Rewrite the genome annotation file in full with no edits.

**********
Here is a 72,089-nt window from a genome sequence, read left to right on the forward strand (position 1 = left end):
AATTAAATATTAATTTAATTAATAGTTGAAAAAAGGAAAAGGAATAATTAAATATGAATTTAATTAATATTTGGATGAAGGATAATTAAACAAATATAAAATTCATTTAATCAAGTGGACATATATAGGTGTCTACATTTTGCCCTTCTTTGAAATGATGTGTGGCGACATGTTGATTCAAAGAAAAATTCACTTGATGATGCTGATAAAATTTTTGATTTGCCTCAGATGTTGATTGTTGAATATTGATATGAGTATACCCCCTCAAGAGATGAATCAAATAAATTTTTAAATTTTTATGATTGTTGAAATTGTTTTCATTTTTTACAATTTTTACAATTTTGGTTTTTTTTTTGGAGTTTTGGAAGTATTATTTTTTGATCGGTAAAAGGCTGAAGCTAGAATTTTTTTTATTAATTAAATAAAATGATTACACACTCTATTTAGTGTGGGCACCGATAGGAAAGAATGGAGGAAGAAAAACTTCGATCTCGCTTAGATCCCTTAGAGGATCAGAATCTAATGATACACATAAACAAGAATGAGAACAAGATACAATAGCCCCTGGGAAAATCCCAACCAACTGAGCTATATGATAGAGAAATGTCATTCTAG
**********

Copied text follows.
Here is a 72,089-nt window from a genome sequence, read left to right on the forward strand (position 1 = left end):
AATTAAATATTAATTTAATTAATAGTTGAAAAAAGGAAAAGGAATAATTAAATATGAATTTAATTAATATTTGGATGAAGGATAATTAAACAAATATAAAATTCATTTAATCAAGTGGACATATATAGGTGTCTACATTTTGCCCTTCTTTGAAATGATGTGTGGCGACATGTTGATTCAAAGAAAAATTCACTTGATGATGCTGATAAAATTTTTGATTTGCCTCAGATGTTGATTGTTGAATATTGATATGAGTATACCCCCTCAAGAGATGAATCAAATAAATTTTTAAATTTTTATGATTGTTGAAATTGTTTTCATTTTTTACAATTTTTACAATTTTGGTTTTTTTTTTGGAGTTTTGGAAGTATTATTTTTTGATCGGTAAAAGGCTGAAGCTAGAATTTTTTTTATTAATTAAATAAAATGATTACACACTCTATTTAGTGTGGGCACCGATAGGAAAGAATGGAGGAAGAAAAACTTCGATCTCGCTTAGATCCCTTAGAGGATCAGAATCTAATGATACACATAAACAAGAATGAGAACAAGATACAATAGCCCCTGGGAAAATCCCAACCAACTGAGCTATATGATAGAGAAATGTCATTCTAG